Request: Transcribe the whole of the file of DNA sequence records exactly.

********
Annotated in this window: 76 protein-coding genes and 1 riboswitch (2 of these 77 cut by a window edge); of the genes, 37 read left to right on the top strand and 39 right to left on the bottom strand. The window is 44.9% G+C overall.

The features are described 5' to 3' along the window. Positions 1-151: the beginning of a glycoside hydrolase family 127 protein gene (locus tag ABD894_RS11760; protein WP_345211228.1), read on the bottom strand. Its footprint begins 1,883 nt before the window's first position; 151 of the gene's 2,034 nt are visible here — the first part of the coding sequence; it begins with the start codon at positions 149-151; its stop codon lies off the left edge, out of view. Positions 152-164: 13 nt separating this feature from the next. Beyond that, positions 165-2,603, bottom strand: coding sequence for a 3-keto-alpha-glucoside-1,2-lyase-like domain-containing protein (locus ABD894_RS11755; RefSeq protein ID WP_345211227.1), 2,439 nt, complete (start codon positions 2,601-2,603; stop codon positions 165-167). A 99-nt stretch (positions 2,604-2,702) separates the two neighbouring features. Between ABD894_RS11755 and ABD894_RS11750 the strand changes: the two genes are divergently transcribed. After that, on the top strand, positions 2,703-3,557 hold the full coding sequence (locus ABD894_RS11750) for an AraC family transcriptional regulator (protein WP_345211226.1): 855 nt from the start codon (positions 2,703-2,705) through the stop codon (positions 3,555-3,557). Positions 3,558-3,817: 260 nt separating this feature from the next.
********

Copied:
Annotated in this window: 76 protein-coding genes and 1 riboswitch (2 of these 77 cut by a window edge); of the genes, 37 read left to right on the top strand and 39 right to left on the bottom strand. The window is 44.9% G+C overall.

The features are described 5' to 3' along the window. Positions 1-151: the beginning of a glycoside hydrolase family 127 protein gene (locus tag ABD894_RS11760; protein WP_345211228.1), read on the bottom strand. Its footprint begins 1,883 nt before the window's first position; 151 of the gene's 2,034 nt are visible here — the first part of the coding sequence; it begins with the start codon at positions 149-151; its stop codon lies off the left edge, out of view. Positions 152-164: 13 nt separating this feature from the next. Beyond that, positions 165-2,603, bottom strand: coding sequence for a 3-keto-alpha-glucoside-1,2-lyase-like domain-containing protein (locus ABD894_RS11755; RefSeq protein ID WP_345211227.1), 2,439 nt, complete (start codon positions 2,601-2,603; stop codon positions 165-167). A 99-nt stretch (positions 2,604-2,702) separates the two neighbouring features. Between ABD894_RS11755 and ABD894_RS11750 the strand changes: the two genes are divergently transcribed. After that, on the top strand, positions 2,703-3,557 hold the full coding sequence (locus ABD894_RS11750) for an AraC family transcriptional regulator (protein WP_345211226.1): 855 nt from the start codon (positions 2,703-2,705) through the stop codon (positions 3,555-3,557). Positions 3,558-3,817: 260 nt separating this feature from the next.